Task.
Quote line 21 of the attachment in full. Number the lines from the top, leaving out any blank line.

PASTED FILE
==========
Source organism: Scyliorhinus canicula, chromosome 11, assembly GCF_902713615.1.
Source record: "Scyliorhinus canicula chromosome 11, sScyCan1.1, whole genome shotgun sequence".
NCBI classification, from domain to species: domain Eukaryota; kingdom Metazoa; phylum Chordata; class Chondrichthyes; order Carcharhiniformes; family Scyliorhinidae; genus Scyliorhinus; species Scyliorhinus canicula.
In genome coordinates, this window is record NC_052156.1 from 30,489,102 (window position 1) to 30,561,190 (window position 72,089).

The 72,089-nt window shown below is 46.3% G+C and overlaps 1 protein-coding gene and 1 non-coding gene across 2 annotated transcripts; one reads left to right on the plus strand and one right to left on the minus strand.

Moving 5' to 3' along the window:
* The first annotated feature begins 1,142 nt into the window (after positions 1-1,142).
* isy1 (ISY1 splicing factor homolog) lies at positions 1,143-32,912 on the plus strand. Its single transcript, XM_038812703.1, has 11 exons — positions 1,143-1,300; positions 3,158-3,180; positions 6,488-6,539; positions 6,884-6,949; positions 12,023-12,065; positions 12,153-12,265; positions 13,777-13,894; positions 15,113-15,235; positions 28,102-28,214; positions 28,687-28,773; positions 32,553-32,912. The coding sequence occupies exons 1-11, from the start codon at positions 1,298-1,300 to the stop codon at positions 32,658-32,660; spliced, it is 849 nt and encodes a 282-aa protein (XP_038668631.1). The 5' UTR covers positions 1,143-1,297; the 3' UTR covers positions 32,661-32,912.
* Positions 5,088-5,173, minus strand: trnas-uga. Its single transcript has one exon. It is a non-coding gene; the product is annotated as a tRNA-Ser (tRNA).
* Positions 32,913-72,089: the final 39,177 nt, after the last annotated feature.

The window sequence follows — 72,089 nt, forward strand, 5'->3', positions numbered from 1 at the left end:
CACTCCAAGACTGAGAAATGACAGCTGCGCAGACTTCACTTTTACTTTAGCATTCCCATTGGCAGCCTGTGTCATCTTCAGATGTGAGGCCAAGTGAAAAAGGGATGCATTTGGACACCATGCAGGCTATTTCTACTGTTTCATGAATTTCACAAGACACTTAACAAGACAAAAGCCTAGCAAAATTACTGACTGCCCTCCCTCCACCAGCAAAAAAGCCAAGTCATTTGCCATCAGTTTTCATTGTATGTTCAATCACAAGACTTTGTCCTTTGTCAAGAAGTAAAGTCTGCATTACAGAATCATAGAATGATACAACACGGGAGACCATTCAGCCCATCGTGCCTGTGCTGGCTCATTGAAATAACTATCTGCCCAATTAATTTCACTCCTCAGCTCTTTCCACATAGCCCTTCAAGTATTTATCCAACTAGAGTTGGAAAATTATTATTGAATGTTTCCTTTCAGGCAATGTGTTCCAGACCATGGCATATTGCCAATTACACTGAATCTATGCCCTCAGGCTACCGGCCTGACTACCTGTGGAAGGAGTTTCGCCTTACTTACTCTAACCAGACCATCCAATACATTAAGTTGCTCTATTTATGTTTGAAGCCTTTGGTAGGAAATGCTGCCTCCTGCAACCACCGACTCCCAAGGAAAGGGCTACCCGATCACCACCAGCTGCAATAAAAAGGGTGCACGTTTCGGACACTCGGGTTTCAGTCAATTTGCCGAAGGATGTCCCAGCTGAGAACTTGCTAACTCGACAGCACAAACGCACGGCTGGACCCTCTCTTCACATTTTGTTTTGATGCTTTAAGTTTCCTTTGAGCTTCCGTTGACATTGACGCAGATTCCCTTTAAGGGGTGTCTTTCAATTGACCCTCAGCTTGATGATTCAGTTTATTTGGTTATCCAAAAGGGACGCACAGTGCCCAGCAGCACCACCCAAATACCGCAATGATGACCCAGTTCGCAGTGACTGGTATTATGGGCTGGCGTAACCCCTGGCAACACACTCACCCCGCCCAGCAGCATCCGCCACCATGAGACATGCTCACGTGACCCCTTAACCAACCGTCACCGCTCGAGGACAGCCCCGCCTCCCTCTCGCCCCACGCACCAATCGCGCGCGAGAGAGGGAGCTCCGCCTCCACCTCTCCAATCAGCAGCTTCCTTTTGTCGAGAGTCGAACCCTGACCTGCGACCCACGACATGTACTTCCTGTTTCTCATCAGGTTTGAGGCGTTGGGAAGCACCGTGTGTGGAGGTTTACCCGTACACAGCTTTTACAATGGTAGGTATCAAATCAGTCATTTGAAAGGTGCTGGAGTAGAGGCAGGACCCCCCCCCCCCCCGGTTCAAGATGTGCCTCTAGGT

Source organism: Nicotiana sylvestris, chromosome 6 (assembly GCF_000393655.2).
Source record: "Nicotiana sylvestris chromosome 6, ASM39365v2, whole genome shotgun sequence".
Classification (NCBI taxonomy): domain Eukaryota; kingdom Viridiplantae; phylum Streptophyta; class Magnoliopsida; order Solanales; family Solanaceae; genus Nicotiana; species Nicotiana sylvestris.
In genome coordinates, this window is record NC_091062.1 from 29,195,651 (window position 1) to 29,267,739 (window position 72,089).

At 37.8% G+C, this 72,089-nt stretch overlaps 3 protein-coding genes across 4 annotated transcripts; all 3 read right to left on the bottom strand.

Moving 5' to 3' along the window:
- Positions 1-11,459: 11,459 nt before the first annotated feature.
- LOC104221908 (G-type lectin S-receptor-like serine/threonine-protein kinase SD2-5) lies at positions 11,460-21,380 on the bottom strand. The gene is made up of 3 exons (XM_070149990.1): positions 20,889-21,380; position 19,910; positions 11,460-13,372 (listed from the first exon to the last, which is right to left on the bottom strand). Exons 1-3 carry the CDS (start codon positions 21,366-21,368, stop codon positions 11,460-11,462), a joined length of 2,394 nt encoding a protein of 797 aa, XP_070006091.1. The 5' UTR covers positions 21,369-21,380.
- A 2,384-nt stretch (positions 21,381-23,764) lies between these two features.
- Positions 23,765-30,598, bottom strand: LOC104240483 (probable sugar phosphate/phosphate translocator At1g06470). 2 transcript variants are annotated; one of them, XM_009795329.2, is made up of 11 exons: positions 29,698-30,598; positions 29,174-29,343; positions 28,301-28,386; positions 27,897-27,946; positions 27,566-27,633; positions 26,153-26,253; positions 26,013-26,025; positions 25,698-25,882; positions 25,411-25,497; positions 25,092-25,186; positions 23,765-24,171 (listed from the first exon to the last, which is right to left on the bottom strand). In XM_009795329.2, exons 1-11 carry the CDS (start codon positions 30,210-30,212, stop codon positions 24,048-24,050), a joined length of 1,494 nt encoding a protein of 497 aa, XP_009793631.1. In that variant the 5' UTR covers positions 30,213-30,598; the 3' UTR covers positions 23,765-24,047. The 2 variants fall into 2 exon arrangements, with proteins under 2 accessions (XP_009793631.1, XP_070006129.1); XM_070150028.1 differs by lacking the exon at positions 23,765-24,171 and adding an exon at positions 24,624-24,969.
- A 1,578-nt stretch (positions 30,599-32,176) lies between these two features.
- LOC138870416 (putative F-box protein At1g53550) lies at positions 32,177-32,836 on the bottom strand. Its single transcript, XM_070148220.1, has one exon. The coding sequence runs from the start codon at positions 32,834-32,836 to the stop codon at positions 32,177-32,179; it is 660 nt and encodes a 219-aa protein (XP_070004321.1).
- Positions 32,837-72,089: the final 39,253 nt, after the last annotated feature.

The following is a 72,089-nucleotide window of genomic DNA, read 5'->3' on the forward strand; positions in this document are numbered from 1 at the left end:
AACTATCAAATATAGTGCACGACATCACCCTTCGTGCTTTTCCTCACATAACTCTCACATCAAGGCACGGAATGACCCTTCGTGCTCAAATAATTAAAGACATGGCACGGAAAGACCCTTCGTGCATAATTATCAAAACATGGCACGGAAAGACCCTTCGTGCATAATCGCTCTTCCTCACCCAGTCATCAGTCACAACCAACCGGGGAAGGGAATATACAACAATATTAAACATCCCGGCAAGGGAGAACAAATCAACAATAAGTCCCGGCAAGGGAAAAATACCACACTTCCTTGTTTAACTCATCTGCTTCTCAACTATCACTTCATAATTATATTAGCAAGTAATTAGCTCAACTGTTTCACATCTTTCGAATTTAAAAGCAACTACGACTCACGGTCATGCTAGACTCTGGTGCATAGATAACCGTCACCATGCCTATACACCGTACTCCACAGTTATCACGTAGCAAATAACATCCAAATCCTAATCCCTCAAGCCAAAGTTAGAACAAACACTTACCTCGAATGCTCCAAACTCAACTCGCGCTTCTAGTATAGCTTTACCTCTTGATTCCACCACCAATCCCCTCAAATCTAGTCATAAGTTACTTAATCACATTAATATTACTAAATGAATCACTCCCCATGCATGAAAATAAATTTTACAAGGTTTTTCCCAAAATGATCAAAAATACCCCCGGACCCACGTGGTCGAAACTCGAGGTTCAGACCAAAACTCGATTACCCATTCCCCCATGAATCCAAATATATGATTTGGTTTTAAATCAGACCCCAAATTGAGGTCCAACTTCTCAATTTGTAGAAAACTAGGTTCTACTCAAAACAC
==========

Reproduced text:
- A 2,384-nt stretch (positions 21,381-23,764) lies between these two features.